Herpes and the Vegan Diet
I was diagnosed with herpes a few months ago and every herpes web site I go to says to eat foods high in lysine and low in arginine, both amino acids. I take lysine supplements but you would not believe what foods are high in lysine which discourages outbreaks (meats, cheese, milk, fish) and high in arginine which encourages outbreaks (nuts, sesame seeds, oatmeal, whole wheat, coconut, bran, grits, fruits, and many vegetables). It seems that most everything a vegan survives on is taboo when you are trying to avoid an outbreak or minimize the healing time. I don’t want to compromise my beliefs but I am slowly dwindling away.
I don’t know that I told this person anything he/she didn’t know, but I thought maybe some readers would have some experience with herpes and a vegan diet. Here was my answer:
I do not have any experience working with people who have herpes, and there wasn’t much nutrition information from websites that I consider particularly reliable.
You can look up the lysine and arginine content of any foods at the USDA website. You can also download an Excel sheet of the entire USDA database, from Dr. Bill Harris’ website, which makes things a lot faster. With it, you can sort the information to see what foods are highest and lowest in lysine and arginine .
When I sorted foods by the lysine:arginine ratio I found that mangoes, pears, peaches, figs, cherries, corn, apricots, turnips, tomatoes, pineapples, papaya, and dried apples all had ratios of 2.00 or higher. Unfortunately, there is not a lot of protein in these foods.
Here is a website that compiled some of the USDA data into a chart showing the lysine to arginine ratio.
It might not be a bad idea to supplement with L-lysine at about 1,000 to 3,000 mg per day, but I would suggest talking to a physician before doing so. Below, I list four studies that showed mixed results in lysine supplementation. Two studies showed a benefit, one study showed a benefit among some people, and one study did not show a benefit. I could not find any clinical trials using a diet low in arginine.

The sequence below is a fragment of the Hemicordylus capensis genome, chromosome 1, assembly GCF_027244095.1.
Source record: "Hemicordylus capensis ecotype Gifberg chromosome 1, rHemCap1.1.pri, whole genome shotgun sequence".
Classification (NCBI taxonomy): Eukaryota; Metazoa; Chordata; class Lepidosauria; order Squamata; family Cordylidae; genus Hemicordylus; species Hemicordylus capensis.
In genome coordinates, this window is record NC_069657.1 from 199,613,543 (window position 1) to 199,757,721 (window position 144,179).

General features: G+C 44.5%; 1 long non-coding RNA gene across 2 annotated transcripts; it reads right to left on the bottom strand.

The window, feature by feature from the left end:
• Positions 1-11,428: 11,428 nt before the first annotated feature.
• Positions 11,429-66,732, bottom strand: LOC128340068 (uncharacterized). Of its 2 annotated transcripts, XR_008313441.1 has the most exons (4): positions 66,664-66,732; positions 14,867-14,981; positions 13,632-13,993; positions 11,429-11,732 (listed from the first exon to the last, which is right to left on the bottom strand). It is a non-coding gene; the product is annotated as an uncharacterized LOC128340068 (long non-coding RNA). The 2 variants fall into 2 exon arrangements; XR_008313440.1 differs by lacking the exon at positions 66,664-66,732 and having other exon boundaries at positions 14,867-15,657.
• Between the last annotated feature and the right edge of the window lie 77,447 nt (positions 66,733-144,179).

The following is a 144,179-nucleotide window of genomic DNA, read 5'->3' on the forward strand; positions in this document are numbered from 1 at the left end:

Here is a discussion of a vegan diet and herpes simplex on the website Vegans Represent which might be of some interest, though I cannot vouch for any of the information there:
I hope to eventually find time to try to put together a vegan meal plan low in arginine and high in lysine. I would make that available on VeganHealth.org.
Abstracts of Studies using L-lysine to Prevent or Treat Herpes.
1. Milman N, Scheibel J, Jessen O. Lysine prophylaxis in recurrent herpes simplex labialis: a double-blind, controlled crossover study. Acta Derm Venereol. 1980;60(1):85-7.
Some patients had less recurrence on 1,000 mg per day of L-lysine.
2. McCune MA, Perry HO, Muller SA, O’Fallon WM. Treatment of recurrent herpes simplex infections with L-lysine monohydrochloride. Cutis. 1984 Oct;34(4):366-73.
1,2489 mg of L-lysine per day decreased recurrence rates. 624 mg per day was not effective.
3. DiGiovanna JJ, Blank H. Failure of lysine in frequently recurrent herpes simplex infection. Treatment and prophylaxis. Arch Dermatol. 1984 Jan;120(1):48-51.
400 mg of lysine, three times a day (1200 mg/day total) didn’t reduce frequency of recurrent infections. Abstract didn’t say for how long.
4. Griffith RS, Walsh DE, Myrmel KH, Thompson RW, Behforooz A. Success of L-lysine therapy in frequently recurrent herpes simplex infection. Treatment and prophylaxis. Dermatologica. 1987;175(4):183-90.
1,000 mg of L-lyisine three times a day (3,000 mg per day) for six months resulted in less infections and symptoms.